Arriving in Santiago was bitter-sweet. It was sad that after all this time, our journey was at an end. It also felt disenchanting: we had this beautiful, life-changing pilgrimage only to arrive in a crowded city where camino gift stores lined the streets, wait in line for our Compostela, and feel like just a number in their booming tourist economy. We heard that a lot of the other people who we met along the Northern Route had arrived the night before, and feeling the same disenchantment, left as soon as they could book a train or bus out of there. As far as our Primitivo friends, we saw several of them at the bus station with us that afternoon we arrived. We all walked in, collected our certificates, saw the Cathedral of St. James (The huge line to get in) and left.
We wanted to go to Finisterre, or the end of the known world, but we looked at the wrong day of buses and missed the last one just minutes before getting to the bus station. So we decided to go to Muxia instead. Along the camino, many people talked about how enchanting that city was. It’s the legendary city of the arrival of a stone boat. It depends which lore you read, some say that it was a boat that carried the Virgin Mary to help St. James spread Christianity across the region, others say it was a stone boat that carried St. James remains after he was beheaded by the hands of the Romans. Either way, the rocky beach is supposed to be the remains of that stone boat, and a church is built over those rocks, several yards from the water.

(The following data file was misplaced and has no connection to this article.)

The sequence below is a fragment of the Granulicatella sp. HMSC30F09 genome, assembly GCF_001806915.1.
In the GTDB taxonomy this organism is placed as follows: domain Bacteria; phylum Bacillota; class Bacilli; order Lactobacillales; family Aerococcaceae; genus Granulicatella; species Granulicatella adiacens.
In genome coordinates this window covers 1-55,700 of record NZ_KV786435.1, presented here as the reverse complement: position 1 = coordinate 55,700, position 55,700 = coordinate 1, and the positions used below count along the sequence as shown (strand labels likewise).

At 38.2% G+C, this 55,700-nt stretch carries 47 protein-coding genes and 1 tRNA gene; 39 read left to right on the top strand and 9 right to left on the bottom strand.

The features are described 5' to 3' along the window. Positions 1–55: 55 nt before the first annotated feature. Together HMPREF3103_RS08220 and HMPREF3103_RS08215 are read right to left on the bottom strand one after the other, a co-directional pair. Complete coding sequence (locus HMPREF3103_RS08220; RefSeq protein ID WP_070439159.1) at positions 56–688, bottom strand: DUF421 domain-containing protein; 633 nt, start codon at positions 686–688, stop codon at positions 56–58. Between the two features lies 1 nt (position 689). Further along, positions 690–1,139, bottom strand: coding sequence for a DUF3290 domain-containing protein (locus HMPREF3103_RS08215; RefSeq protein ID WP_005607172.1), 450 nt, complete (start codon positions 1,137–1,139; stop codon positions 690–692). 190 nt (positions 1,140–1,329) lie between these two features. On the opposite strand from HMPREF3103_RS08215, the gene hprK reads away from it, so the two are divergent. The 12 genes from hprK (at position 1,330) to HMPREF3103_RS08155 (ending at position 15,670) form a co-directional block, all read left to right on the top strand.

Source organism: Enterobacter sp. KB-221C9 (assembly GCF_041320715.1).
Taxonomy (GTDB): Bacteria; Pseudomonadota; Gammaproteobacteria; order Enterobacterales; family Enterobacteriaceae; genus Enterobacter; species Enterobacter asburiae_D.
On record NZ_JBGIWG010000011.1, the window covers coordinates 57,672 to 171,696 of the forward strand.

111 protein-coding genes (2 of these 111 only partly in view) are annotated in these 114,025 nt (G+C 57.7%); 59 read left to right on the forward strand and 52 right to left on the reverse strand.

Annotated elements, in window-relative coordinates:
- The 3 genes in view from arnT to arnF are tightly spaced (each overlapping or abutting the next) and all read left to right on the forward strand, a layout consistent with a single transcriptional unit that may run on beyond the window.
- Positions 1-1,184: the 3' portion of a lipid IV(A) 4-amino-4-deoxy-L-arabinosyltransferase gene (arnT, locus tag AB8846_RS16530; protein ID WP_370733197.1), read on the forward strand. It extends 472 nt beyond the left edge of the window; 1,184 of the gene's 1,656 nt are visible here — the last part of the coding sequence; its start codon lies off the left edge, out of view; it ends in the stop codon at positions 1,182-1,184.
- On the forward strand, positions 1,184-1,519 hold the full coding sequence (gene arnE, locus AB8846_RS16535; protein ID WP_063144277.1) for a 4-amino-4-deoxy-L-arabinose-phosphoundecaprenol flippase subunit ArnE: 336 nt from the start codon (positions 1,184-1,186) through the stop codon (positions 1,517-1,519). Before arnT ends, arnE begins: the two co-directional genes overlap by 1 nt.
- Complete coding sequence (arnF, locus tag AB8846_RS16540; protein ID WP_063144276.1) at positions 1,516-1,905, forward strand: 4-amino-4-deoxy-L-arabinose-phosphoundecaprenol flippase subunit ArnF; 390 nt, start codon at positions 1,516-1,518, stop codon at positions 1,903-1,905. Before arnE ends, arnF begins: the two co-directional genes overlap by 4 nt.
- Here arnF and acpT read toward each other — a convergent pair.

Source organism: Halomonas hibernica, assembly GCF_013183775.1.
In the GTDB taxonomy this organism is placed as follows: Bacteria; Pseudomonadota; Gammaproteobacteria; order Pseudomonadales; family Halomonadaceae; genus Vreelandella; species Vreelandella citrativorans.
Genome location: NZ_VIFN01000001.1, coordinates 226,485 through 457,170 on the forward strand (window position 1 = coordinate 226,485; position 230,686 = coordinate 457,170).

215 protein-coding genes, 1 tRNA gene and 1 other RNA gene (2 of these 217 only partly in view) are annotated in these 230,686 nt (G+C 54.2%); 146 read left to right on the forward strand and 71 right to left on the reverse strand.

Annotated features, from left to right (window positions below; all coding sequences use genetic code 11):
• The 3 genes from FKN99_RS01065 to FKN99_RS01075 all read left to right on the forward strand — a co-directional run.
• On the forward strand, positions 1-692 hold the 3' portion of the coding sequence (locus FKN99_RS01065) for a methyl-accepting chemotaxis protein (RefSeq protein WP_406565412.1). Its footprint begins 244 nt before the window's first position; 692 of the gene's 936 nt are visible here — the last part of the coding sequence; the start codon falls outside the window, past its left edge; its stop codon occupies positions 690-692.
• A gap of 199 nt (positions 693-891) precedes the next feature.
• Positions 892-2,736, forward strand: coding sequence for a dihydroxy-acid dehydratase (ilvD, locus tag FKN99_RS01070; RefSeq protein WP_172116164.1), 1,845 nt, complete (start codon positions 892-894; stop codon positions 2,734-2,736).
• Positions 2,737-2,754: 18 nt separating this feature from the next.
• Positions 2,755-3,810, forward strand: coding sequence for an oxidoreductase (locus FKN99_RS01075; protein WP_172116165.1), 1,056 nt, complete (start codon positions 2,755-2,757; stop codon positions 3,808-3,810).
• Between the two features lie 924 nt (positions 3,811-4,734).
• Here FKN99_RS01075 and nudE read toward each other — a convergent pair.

Muxia is one of the most beautiful and lovely cities I’ve ever been to. It was exactly the spiritual ending I was hoping for to wrap up the Camino Journey. Again, there were very few pilgrims, most end up in Finisterre (Which we hear has turned into Disneyland part II, Very crowded), and Muxia still feels like a secret. I want to recommend Muxia, but I also don’t want it to become a crowded tourist mess like Santiago. I hope it stays peaceful and quiet for years to come.